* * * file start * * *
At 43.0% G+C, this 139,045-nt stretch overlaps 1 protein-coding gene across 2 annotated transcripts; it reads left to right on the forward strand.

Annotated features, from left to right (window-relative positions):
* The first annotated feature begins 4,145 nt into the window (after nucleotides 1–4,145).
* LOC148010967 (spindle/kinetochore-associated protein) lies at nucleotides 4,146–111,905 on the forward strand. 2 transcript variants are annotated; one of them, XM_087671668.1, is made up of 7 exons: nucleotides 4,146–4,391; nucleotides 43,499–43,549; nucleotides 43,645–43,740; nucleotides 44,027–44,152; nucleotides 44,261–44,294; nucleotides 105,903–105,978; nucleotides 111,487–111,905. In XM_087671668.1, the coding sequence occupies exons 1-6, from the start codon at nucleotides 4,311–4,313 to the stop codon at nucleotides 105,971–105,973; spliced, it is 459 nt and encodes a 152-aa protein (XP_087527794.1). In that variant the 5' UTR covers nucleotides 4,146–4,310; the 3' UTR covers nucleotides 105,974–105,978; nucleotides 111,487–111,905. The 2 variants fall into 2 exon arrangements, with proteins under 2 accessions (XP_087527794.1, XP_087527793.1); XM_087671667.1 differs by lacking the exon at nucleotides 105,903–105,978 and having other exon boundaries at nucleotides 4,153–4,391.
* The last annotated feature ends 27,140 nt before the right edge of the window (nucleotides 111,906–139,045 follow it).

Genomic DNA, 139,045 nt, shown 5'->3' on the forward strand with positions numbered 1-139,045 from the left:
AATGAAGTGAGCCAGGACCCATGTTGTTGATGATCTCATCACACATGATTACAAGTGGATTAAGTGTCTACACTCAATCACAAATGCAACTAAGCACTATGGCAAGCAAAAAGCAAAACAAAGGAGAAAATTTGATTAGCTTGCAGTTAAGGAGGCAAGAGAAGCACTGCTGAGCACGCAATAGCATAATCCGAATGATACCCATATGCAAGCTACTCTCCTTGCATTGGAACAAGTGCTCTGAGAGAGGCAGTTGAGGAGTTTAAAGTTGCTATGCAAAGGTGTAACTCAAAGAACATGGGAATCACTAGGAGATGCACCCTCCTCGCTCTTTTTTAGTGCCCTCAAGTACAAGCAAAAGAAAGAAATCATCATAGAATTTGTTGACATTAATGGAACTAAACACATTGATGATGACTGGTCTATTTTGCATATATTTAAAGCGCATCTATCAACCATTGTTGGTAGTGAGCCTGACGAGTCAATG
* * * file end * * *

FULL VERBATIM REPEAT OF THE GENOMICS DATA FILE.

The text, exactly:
At 43.0% G+C, this 139,045-nt stretch overlaps 1 protein-coding gene across 2 annotated transcripts; it reads left to right on the forward strand.

Annotated features, from left to right (window-relative positions):
* The first annotated feature begins 4,145 nt into the window (after nucleotides 1–4,145).
* LOC148010967 (spindle/kinetochore-associated protein) lies at nucleotides 4,146–111,905 on the forward strand. 2 transcript variants are annotated; one of them, XM_087671668.1, is made up of 7 exons: nucleotides 4,146–4,391; nucleotides 43,499–43,549; nucleotides 43,645–43,740; nucleotides 44,027–44,152; nucleotides 44,261–44,294; nucleotides 105,903–105,978; nucleotides 111,487–111,905. In XM_087671668.1, the coding sequence occupies exons 1-6, from the start codon at nucleotides 4,311–4,313 to the stop codon at nucleotides 105,971–105,973; spliced, it is 459 nt and encodes a 152-aa protein (XP_087527794.1). In that variant the 5' UTR covers nucleotides 4,146–4,310; the 3' UTR covers nucleotides 105,974–105,978; nucleotides 111,487–111,905. The 2 variants fall into 2 exon arrangements, with proteins under 2 accessions (XP_087527794.1, XP_087527793.1); XM_087671667.1 differs by lacking the exon at nucleotides 105,903–105,978 and having other exon boundaries at nucleotides 4,153–4,391.
* The last annotated feature ends 27,140 nt before the right edge of the window (nucleotides 111,906–139,045 follow it).

Genomic DNA, 139,045 nt, shown 5'->3' on the forward strand with positions numbered 1-139,045 from the left:
AATGAAGTGAGCCAGGACCCATGTTGTTGATGATCTCATCACACATGATTACAAGTGGATTAAGTGTCTACACTCAATCACAAATGCAACTAAGCACTATGGCAAGCAAAAAGCAAAACAAAGGAGAAAATTTGATTAGCTTGCAGTTAAGGAGGCAAGAGAAGCACTGCTGAGCACGCAATAGCATAATCCGAATGATACCCATATGCAAGCTACTCTCCTTGCATTGGAACAAGTGCTCTGAGAGAGGCAGTTGAGGAGTTTAAAGTTGCTATGCAAAGGTGTAACTCAAAGAACATGGGAATCACTAGGAGATGCACCCTCCTCGCTCTTTTTTAGTGCCCTCAAGTACAAGCAAAAGAAAGAAATCATCATAGAATTTGTTGACATTAATGGAACTAAACACATTGATGATGACTGGTCTATTTTGCATATATTTAAAGCGCATCTATCAACCATTGTTGGTAGTGAGCCTGACGAGTCAATG